Thanks for the props! However, just a little correction on your opening section: our "Punkadiddle" didn't actually win any medals as it wasn't entered in the awards... it was only brewed two weeks ago, was still fermenting when the judging took place, so only arrived at the town hall the night before the festival (another beauty of low ABV beer, besides its sessionability, is the super fast turnaround - there wouldn't have been a beer there anywhere near as fresh).
There may be another beer or two in your list that didn't medal but they're all damn good!
Stu - Yeastie Boys
You are right Hayden. Spot on.
I played a lot of cricket and can assure you that, unfortunately, the men on the field are likely to be no more gentlemanly (just less drunk). That aside, there is no greater sporting contest than a good 5 day test.
A good sculpture, I reckon, and I do really like the idea of having it up on the walkway.
They could always make it 10x bigger and put it on the Wellywood hill ;-)
hounds-tooth Hammer Pants
I'm wearing them right now - "Someone needed pant".
more hand-pumped cask-conditioned real ale
We had a handpump serving "bag-conditioned" Nerdherder pale ale (it is essentially a huge bladder - like a giant version of the bags that cask wine goes into). It was easily the biggest volume seller at our stand, which is funny because although we've been doing it for 18 months I'm always really nervous about what the average drinker will think of "flat beer".
The Malthouse, Bar Edward and D4 do kegged beer through handpumps, while Hashigo Zake, The Malthouse and Bar Edward do bagged beer through them.
Neither system is quite as amazing as a perfectly conditioned cask ale but it is a very good alternative given the limitations of bars (at least until someone can chip in a million dollars to set up Yeastie boys brewpub in Wellington).
Stu - a Yeastie Boy
Hashigo Zake already have their case earmarked for a Yeastie Boys tasting next month ... who knows what The Malthouse Wizard has in mind with the other one but no doubt he'll spread the word (and love) when he works something out.
My beer of the day, for what it is worth, was Mata's Wheat Beer - Belgian-style with homegrown tangelos and horopito. Summer in a bottle... wow!
Stu the Yeastie Boy
ps. I'd rather have some anchovy than pork on my pizza.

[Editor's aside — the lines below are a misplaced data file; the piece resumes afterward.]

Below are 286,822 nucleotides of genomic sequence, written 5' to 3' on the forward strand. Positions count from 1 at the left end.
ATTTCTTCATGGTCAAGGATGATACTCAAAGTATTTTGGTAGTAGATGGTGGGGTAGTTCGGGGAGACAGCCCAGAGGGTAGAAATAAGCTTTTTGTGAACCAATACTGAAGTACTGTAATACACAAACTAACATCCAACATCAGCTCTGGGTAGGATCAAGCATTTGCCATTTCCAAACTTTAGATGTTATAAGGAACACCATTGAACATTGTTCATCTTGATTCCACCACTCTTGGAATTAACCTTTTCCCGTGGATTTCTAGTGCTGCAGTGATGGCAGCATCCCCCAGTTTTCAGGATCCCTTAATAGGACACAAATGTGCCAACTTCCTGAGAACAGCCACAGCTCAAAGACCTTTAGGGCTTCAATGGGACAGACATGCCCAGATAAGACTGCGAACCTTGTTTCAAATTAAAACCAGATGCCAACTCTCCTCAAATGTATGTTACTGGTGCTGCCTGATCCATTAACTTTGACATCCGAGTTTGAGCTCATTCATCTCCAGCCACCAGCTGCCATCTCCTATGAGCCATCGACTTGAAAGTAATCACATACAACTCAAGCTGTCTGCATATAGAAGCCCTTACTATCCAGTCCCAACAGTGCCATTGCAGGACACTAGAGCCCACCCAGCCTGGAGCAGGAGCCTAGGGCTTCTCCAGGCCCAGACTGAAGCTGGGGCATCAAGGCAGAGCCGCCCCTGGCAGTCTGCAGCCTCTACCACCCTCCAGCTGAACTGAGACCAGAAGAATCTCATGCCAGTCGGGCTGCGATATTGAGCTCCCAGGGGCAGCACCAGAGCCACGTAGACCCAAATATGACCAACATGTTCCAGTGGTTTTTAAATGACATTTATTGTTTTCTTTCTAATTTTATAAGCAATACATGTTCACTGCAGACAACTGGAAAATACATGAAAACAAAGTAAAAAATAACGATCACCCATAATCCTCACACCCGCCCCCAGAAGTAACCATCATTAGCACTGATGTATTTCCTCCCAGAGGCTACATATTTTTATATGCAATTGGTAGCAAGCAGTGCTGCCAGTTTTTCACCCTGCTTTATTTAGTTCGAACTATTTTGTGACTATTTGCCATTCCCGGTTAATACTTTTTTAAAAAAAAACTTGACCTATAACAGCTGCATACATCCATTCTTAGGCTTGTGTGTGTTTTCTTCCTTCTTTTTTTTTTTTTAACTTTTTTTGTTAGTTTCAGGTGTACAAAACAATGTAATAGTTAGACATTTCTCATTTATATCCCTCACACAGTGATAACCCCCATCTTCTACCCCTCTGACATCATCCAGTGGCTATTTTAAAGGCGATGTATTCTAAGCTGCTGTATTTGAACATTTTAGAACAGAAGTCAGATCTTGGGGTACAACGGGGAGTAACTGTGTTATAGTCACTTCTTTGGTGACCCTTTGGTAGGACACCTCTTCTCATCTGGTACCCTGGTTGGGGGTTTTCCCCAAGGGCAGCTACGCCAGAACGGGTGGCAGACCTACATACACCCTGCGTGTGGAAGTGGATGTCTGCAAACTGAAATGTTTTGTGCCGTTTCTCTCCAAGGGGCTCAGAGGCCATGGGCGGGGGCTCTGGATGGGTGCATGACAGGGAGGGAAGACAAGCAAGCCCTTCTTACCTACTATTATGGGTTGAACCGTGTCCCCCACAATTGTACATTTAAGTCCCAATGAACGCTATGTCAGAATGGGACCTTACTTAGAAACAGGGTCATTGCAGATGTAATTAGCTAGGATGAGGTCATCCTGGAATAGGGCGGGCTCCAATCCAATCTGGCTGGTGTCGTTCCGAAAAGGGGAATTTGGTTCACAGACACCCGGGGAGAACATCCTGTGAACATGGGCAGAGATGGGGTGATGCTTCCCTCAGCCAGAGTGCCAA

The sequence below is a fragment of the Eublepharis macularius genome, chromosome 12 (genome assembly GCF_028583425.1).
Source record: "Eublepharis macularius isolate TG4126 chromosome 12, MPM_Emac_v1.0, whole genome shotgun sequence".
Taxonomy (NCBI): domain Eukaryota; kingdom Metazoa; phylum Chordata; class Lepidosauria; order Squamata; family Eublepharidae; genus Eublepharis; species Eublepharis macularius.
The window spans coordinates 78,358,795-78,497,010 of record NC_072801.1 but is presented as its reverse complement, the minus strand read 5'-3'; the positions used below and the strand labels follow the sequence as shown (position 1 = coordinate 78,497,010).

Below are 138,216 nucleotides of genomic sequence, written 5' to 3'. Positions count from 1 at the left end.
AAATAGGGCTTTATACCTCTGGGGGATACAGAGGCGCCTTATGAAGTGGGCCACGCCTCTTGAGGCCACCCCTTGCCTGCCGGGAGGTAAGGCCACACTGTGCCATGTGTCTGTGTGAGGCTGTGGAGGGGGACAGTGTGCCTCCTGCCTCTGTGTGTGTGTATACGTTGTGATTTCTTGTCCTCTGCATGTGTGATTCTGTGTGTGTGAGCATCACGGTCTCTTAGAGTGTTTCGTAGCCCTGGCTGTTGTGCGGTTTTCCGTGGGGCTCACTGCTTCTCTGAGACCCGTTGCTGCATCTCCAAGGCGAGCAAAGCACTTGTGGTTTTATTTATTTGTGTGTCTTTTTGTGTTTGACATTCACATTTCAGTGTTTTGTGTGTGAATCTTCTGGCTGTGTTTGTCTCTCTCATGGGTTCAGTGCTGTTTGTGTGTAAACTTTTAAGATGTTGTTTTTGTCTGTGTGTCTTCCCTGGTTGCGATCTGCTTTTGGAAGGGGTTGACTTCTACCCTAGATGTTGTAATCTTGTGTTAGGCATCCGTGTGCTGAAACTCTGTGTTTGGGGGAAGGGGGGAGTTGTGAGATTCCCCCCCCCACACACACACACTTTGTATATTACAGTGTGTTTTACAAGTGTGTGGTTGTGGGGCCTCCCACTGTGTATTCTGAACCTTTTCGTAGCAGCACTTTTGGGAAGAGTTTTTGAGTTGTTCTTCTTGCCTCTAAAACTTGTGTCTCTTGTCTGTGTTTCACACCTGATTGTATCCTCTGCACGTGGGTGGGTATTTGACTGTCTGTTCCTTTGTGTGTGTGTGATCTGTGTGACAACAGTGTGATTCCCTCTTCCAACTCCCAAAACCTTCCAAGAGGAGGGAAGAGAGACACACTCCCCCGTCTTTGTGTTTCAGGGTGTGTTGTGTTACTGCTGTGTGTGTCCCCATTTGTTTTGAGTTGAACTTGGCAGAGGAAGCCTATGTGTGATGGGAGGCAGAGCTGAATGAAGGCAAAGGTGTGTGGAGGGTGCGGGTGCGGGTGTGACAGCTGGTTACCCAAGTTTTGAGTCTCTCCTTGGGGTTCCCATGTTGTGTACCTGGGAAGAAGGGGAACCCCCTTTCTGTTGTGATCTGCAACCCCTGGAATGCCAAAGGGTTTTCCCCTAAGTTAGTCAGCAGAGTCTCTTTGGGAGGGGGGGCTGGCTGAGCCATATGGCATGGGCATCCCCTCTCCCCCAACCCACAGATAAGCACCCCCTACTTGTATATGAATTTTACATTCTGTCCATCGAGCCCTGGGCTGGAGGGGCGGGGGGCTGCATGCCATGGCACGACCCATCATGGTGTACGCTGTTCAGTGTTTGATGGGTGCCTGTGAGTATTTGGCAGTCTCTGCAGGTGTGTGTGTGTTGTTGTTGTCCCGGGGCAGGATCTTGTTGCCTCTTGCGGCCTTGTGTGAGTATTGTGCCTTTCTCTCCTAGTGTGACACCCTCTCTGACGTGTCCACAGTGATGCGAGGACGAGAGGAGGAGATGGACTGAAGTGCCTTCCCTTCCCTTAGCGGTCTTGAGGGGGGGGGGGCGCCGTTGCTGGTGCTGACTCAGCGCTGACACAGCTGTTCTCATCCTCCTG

Good call. It's not the size of your horseshoe but the detail of your Dali.
I've never grown a moustache, only beards, and I don't intend to this year - I just hope Ocsober (no drinking in October) doesn't take off 'round these parts.
Nice to come across this, great to see anything about Beervana and BrewNZ.... three weeks in Australia and I'd forgot all about talking to you.
A few points:
I agree with the food and know this is on the agenda for next year.
Beers can win a category trophy if they are generally available for sale in New Zealand. Baltika met this requirement, hence the win.
I agree that NZ Draught should be incorporated into an international lager category but the argument is certainly not entirely one sided. It is in my mind but not when people start arguing back.
On the lager/ale debate... Pretty much anything made by Lion or DB, besides a few Mac's beers, will be a lager. Examples: Speight's Golde Medal Ale = lager. Tui East India Pale Ale = lager. It's a story worth following up but it does get complicated (lager yeast fermented at ale temps and vice-versa). None of these beers are are worth the water (and sugar) that they are made with. Let alone the ink that they lie with.
You say: There are a certain amount of Golds, Silvers and Bronzes to give out.
This is not correct. There is no limit - every beer or zero beers can receive medals. Gold, silver and bronze medals are are given to each and every beer that meets the required style standard. So, in theory, all 8 NZ Draughts could have received gold - in reality, only one beer was good enough. Good enough for the judges, against the style, but not for your beer fridge or mine!
Congrats to the champion brewer - an inspirational man - and to David Cryer and his Brewer's Guild Committee who pulled off a phenomenal event on the smell of an oily rag (or alcoholic rag) and the sweat of volunteers.
Finally - I (as Yeastie Boy owner) am not the trophy + gold medal winning person who is outspoken against the judging. I've worked in the awards for 5 years so probably have a better understanding of how it works than the one who do complain... perhaps they should get involved. I'm proud of our beer being champion of the "Porters and Stouts" (and even more so the People's Choice one) and, too, of all the people I have volunteered with over the last 5 years. There are still improvements to be made but we're streets ahead of where we have ever been.
Stu - www.yeastieboys.co.nz